A G. Norwood



Download Full Text (9.9 MB)


Requests McIlvaine to give him letter of introduction to Chase. Has no political favors to ask - just wants to help. Has some ideas on how to stop speculation on gold market. Notes that many try and succeed in getting advance information.


KMcI 640114




letter, Norwood, McIlvaine, Chase, Civil War


New York, 14th Jany. 1864

My dear Friend

I am desirous of becoming acquainted with your friend Mr. Chase, and I write now for the purpose of soliciting from you such a letter of introduction to him, as will ensure a speedy interview in case I conclude to visit Washington.

I have no political or other end in view save the satisfaction of seeing and talking with him upon topics of general interest. It may be in my power to give him some practical hints upon matters, that I know would be of interest to him at the present time, when the premium on Gold, must be subject of no little anxiety to the Administration of the National finances. Indeed, I am aware, that he has lately been engaged in digesting some legislative place to check the speculations in the precious metals. There are other matters about which, I should like to converse frankly with him, and with no view whatever, but to [?] and his plans. I apprehend that one great difficulty the Secy. meets with, is the selfish motives that underlie all [?] [wh?] he finds it desirable to consult.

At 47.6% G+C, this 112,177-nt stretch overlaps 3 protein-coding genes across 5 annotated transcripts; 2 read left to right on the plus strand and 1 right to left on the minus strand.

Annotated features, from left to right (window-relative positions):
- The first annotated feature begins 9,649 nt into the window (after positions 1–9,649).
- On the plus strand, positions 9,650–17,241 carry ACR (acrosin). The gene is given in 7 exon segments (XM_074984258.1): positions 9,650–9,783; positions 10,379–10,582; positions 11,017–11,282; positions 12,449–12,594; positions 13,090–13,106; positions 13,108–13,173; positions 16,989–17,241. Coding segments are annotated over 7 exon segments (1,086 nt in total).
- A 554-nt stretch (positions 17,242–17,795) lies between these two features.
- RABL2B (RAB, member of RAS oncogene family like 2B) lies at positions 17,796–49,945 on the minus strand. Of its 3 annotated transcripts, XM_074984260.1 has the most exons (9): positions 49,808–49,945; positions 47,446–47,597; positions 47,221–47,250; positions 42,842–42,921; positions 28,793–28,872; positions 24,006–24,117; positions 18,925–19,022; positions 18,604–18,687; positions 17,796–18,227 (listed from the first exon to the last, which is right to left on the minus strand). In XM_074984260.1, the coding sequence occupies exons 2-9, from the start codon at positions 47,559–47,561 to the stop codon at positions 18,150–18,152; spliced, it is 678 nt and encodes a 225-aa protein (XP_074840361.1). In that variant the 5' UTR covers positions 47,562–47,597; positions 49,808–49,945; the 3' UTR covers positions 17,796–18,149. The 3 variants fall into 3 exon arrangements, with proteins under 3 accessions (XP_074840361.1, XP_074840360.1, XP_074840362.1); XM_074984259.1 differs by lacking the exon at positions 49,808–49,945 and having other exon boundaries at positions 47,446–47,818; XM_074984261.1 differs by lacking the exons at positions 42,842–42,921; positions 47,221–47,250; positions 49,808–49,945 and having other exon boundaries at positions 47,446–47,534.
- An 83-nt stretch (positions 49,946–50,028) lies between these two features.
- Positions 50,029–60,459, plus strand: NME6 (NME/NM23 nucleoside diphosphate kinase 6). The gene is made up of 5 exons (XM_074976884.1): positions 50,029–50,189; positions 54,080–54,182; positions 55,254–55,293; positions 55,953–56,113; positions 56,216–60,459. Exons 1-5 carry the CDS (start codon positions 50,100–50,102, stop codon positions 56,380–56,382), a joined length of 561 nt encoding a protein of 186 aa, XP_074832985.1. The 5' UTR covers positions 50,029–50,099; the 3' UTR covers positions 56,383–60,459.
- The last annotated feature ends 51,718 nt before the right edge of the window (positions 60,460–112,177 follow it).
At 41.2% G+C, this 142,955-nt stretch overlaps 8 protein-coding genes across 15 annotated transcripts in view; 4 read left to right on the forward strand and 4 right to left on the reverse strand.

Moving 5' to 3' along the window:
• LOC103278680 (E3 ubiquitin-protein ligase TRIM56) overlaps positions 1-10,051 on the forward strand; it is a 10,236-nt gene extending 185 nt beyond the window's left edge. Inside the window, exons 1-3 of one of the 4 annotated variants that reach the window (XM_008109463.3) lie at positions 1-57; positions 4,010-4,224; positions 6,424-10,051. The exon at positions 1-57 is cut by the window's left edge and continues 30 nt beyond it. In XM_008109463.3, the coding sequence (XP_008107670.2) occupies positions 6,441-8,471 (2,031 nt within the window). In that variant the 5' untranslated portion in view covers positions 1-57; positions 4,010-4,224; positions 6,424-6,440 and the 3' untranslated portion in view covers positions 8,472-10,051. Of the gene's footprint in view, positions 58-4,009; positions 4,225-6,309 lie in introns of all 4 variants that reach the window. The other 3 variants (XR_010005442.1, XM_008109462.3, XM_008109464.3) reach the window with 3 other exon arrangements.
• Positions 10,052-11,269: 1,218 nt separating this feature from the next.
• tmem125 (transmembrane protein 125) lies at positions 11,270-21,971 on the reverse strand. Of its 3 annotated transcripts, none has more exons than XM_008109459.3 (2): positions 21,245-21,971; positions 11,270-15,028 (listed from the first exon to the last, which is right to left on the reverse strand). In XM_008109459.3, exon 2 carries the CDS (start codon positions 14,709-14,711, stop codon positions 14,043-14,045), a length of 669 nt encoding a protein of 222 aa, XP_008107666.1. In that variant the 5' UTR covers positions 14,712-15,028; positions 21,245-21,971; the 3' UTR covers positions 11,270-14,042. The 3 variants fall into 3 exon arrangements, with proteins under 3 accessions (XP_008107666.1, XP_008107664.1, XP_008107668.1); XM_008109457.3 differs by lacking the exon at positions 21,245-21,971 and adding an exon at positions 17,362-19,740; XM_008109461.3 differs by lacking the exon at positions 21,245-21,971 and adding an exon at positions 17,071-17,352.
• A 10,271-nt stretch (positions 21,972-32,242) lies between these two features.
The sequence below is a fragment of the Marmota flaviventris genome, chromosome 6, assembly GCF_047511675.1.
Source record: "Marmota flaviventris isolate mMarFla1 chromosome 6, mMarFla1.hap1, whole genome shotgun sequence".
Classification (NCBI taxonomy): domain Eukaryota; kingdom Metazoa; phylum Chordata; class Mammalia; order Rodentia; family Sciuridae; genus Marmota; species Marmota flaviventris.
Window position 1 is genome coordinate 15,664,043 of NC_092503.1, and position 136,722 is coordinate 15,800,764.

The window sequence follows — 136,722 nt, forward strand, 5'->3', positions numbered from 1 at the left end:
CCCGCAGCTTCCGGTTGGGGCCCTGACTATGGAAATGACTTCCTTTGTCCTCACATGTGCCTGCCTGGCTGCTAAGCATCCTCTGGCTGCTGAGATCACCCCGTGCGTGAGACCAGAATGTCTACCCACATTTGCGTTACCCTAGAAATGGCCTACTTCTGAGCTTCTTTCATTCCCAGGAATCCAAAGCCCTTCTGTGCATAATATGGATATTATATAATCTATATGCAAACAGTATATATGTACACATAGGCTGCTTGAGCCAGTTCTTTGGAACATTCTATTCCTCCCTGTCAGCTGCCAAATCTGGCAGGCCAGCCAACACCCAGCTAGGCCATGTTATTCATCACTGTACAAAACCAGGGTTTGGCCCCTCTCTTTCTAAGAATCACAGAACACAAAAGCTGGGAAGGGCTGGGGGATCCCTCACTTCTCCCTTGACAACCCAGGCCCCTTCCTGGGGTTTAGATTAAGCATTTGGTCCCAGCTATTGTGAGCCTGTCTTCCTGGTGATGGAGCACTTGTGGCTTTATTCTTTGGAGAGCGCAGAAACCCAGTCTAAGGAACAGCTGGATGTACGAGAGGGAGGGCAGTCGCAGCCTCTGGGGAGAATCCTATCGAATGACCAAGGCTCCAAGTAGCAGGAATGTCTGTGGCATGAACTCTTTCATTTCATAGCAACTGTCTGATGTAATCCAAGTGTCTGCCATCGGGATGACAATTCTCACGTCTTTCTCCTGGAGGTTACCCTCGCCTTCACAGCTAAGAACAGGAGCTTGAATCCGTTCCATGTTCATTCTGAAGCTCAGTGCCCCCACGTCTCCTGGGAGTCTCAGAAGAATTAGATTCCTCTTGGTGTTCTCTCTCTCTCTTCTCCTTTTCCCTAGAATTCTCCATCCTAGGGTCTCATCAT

In the enormous issues which the Govt has been compeld to make, would it be a matter of wonder, if heavy fraud and gross violations of confidence should hereafter come to light? It seems to me as if a large portion of our people were absolutely besotted with a spirit of reckless and insane speculation, and does it not behoove the govt to watch with jealous ^ interest ^ all its subordinates, even to the most remote degree. No innocent party can know that such things do exist, but there are peculiarities incident to the present state of things that may ? the minds of business men, and make them apprehensive that there may be [secret springs] at work, that sooner or later may [snap] and bring not only disaster, but official disgrace.

I have no favor or information to seek for myself or for others at the hands of Govt. But, if I can contribute directly or indirectly towards its prosperous [?] the humbled mite, I shall consider myself most happy.

Mrs. Norwood + our children join in affectionate remembrance [?] yourself and family.

Very sincerely yours,


Letter to C. P. McIlvaine



Rights Statement

No Copyright - United States